This case study explores the impact of the 2020 Covid-19 events on Māori learners in English-medium schools, and the response of leaders, schools and communities in the Bay of Plenty and East Coast regions.
- Published: 06 May 2021
- Published: 05 Mar 2015
This report examines how well students with special education needs are included in New Zealand schools. The report provides an update on progress towards meeting the Government target that, by the end of 2014, 80 percent of New Zealand schools will be doing a good job and none should be doing a poor job of including and supporting students with disabilities.
- Published: 10 Jul 2013
This ERO evaluation reports on primary schools' progress in relation to the Government's Success for All policy. Success for All is about getting all schools to demonstrate inclusive practice for students with special needs.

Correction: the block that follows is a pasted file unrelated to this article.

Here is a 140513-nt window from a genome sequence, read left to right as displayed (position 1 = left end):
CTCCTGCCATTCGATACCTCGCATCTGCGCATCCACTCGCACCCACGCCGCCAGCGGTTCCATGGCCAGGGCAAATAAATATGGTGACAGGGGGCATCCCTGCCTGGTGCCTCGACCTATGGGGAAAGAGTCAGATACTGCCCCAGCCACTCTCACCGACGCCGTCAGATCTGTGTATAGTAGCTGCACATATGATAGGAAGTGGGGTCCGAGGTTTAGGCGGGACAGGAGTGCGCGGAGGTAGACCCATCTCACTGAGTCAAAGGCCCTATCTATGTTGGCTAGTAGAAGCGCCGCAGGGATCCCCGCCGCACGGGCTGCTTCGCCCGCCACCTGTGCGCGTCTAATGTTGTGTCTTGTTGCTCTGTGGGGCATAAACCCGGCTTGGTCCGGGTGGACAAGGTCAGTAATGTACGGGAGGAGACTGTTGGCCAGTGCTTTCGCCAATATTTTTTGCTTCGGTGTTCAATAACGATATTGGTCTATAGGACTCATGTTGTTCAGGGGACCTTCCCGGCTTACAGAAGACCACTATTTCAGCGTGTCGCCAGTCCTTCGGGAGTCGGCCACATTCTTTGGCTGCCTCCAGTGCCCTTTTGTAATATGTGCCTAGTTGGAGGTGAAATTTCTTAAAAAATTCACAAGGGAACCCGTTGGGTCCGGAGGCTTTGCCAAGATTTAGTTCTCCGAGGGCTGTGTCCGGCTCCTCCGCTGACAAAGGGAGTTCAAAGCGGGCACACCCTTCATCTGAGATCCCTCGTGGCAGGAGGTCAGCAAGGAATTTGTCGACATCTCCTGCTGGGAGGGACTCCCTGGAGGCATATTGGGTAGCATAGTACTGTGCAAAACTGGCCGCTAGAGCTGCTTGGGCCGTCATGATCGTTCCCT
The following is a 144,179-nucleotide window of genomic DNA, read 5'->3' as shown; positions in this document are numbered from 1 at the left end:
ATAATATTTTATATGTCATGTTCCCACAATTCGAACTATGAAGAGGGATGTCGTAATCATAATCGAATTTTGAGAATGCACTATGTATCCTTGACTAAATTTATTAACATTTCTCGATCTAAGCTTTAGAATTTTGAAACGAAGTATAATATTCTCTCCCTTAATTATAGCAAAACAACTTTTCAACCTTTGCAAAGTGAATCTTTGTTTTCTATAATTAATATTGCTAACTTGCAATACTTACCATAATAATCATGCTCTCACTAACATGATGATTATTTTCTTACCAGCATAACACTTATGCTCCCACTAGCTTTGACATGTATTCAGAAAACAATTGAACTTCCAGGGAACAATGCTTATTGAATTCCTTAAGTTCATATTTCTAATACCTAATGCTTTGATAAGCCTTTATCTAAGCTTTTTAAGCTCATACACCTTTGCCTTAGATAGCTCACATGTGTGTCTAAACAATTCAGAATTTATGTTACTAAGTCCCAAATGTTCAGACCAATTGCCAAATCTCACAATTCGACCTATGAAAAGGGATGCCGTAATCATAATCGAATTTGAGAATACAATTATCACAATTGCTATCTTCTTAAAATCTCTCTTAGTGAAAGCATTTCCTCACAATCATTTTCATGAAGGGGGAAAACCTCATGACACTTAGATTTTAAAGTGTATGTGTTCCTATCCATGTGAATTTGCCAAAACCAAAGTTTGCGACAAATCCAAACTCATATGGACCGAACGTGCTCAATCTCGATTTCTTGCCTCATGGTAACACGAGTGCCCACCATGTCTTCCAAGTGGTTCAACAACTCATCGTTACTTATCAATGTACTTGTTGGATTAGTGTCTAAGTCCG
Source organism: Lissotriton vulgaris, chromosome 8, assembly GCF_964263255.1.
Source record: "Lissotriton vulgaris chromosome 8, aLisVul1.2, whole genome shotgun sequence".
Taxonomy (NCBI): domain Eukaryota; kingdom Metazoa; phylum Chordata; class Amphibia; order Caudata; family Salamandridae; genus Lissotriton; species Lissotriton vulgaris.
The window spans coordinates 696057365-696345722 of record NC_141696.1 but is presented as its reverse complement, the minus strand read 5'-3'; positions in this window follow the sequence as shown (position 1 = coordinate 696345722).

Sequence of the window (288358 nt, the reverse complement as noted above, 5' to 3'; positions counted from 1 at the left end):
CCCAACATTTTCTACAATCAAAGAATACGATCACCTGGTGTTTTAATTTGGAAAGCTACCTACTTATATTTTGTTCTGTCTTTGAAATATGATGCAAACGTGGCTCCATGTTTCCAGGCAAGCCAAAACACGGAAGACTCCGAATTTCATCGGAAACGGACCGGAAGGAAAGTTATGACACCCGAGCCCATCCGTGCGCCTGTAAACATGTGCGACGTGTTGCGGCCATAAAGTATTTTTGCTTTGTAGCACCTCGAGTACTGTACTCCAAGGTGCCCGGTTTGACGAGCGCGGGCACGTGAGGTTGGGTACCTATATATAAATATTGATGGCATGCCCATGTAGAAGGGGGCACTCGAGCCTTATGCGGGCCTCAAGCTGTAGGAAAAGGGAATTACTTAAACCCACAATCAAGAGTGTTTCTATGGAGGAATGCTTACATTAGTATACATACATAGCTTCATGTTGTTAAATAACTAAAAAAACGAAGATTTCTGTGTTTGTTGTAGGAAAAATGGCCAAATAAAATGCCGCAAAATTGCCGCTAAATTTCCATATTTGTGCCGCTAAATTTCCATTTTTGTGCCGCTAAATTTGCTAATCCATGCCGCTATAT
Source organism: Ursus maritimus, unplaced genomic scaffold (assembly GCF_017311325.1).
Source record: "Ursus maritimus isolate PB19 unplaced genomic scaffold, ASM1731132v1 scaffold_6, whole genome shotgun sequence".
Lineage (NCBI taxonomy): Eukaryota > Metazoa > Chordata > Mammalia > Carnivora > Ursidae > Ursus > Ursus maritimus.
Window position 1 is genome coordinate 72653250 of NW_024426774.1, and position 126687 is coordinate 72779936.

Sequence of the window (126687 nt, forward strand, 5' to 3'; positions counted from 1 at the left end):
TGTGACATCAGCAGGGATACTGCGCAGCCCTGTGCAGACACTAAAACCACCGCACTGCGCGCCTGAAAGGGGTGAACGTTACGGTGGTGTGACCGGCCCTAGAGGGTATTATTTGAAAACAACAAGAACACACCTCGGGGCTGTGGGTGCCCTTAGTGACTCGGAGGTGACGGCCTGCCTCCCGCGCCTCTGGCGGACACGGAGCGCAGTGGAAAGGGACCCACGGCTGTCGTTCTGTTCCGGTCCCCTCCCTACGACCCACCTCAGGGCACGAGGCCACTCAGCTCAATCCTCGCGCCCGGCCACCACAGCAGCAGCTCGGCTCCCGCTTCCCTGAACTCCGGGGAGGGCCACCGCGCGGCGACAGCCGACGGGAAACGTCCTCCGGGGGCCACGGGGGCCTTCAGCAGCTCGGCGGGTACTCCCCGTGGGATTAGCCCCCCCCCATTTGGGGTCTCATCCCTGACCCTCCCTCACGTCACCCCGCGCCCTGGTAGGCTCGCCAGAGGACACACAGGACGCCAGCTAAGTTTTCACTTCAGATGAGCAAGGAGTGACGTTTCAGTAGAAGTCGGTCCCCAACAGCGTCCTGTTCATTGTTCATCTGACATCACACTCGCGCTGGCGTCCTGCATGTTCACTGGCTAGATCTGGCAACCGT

- Published: 09 Sep 2012
All children deserve the right to an education including those with special education needs. Through its Success for All policy, the Government expects all schools to demonstrate inclusive practice for children with special education needs by the end of 2014. This report presents the findings of a questionnaire where schools assess their own provisions for students with special education needs. It follows on from a similar report produced in early 2012.
- Published: 01 Apr 2012
This report, Including Students with Special Needs: school questionnaire responses presents the findings from a questionnaire completed by schools reviewed in the first two terms of 2011. It is based on schools’ own views of how well they include children with special needs.
- Published: 30 Jun 2010
ERO evaluated how well schools included students with high needs. Approximately three percent of the student population have significant physical, sensory, neurological, psychiatric, behavioural or intellectual impairment. ERO’s evaluation showed that approximately half of the schools in the study demonstrated inclusive practice, while 30 percent had ‘pockets of inclusive practice’ and 20 percent had few inclusive practices.